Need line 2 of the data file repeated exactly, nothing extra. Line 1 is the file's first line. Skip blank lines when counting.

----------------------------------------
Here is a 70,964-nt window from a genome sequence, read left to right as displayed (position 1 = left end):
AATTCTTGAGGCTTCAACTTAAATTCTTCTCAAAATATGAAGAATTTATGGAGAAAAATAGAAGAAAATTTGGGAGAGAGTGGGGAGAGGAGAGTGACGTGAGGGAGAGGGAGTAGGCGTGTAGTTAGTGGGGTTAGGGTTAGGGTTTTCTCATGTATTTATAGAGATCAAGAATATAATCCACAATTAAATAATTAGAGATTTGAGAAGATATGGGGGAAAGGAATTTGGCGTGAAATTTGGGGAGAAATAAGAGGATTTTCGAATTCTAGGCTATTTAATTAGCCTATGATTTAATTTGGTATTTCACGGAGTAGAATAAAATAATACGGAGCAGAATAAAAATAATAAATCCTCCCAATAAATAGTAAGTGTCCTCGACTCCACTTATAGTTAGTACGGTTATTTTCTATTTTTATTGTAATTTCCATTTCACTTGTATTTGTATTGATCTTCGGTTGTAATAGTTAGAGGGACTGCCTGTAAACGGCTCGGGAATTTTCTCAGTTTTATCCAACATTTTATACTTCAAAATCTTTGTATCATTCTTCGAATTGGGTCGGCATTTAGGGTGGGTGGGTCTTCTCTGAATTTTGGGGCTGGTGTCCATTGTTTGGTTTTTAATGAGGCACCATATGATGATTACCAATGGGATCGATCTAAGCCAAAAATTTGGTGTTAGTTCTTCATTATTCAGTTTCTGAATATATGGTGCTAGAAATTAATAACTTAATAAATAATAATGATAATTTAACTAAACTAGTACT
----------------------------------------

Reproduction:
AATTCTTGAGGCTTCAACTTAAATTCTTCTCAAAATATGAAGAATTTATGGAGAAAAATAGAAGAAAATTTGGGAGAGAGTGGGGAGAGGAGAGTGACGTGAGGGAGAGGGAGTAGGCGTGTAGTTAGTGGGGTTAGGGTTAGGGTTTTCTCATGTATTTATAGAGATCAAGAATATAATCCACAATTAAATAATTAGAGATTTGAGAAGATATGGGGGAAAGGAATTTGGCGTGAAATTTGGGGAGAAATAAGAGGATTTTCGAATTCTAGGCTATTTAATTAGCCTATGATTTAATTTGGTATTTCACGGAGTAGAATAAAATAATACGGAGCAGAATAAAAATAATAAATCCTCCCAATAAATAGTAAGTGTCCTCGACTCCACTTATAGTTAGTACGGTTATTTTCTATTTTTATTGTAATTTCCATTTCACTTGTATTTGTATTGATCTTCGGTTGTAATAGTTAGAGGGACTGCCTGTAAACGGCTCGGGAATTTTCTCAGTTTTATCCAACATTTTATACTTCAAAATCTTTGTATCATTCTTCGAATTGGGTCGGCATTTAGGGTGGGTGGGTCTTCTCTGAATTTTGGGGCTGGTGTCCATTGTTTGGTTTTTAATGAGGCACCATATGATGATTACCAATGGGATCGATCTAAGCCAAAAATTTGGTGTTAGTTCTTCATTATTCAGTTTCTGAATATATGGTGCTAGAAATTAATAACTTAATAAATAATAATGATAATTTAACTAAACTAGTACT